Spartans of UD: Alan Garfield

Jan 29, 2020

Spartans of UD highlights what makes University of Dubuque special – the people who live, work, and study on campus.

Alan Garfield is the chair and professor of digital art and design as well as the director of the Bisignano Art Gallery. He is married to Phyllis Garfield, director of international student services and study abroad.

1. How did you end up at University of Dubuque? How long have you worked here?

“I was teaching up the road at the University of Wisconsin–Madison Art Department’s graduate program. In 1999, I was hired at University of Dubuque as a consultant to see if the program I put together at UW–Madison and other places would work here. A consultant does three things: observes, writes a report, and cashes a check. Funny thing, though. When I submitted the report to President Jeffrey Bullock, he said something to the effect, “Now, would you like to see if what you said could be done here, could be done?” I was shocked. I wasn’t looking for a job, but with some coaxing my wife agreed to move and that was 20 years ago. Twenty years! Wow! What a great journey this has been."

2. As the director of the Bisignano Art Gallery, how do you develop the shows that appear in the gallery?

“I love the Bisignano Art Gallery. Our role is to engage with various community, student, and academic groups at UD. Faculty suggest shows; community members suggest shows; students suggest shows. I try to hit a balance. In addition, we have a Gallery Committee that suggests and approves each academic years’ shows. Finally, the list goes to the Office of the President.”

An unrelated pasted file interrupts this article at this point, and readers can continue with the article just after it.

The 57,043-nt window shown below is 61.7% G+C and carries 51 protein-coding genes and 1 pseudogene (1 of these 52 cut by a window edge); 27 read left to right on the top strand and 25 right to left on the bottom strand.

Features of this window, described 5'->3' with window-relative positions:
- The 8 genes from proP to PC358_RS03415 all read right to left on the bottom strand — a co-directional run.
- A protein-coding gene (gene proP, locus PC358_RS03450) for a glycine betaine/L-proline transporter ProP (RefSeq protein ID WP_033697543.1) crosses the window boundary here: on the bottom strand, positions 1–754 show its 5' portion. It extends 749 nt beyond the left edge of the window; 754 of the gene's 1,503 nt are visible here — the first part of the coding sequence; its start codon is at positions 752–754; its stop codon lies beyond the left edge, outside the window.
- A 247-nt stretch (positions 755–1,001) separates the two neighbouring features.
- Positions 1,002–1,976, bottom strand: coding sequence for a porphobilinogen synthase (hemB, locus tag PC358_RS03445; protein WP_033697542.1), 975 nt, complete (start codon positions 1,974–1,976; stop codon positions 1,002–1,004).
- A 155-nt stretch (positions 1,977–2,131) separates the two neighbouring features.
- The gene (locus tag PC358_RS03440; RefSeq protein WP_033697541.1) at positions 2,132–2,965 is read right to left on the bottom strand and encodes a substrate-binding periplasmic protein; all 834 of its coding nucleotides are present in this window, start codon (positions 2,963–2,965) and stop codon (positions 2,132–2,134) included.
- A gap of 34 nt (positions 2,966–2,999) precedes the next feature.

3. Roughly how many study abroad courses/programs have you led for UD students?

“Wow. I have to think and look at all the photo books we’ve done. Three trips a year, sometimes four multiplied by 20 years. Yikes. No wonder my patient wife rolls her eyes every time I suggest another student trip. There have been hundreds and hundreds of students plus many colleagues who have traveled with me. These are all people with tremendous patience and, at the end of a trip, sore feet with much dirty laundry. But their smiles are worth it.”

4. What advice do you have for students?

“My advice for students is that I hope they find, in their time here in class and outside class, a major or an activity that they are passionate about. Turn that passion through work into a success story. Come to UD to work; if you want to skip school, just stay home.”

5. What is your favorite spot on campus? Why?

“My favorite spot on campus is the third floor of Heritage Center. There the most brilliant, kind, and caring woman in the world works. It’s fun to grab a cup of coffee with her from time to time. We might get serious someday.”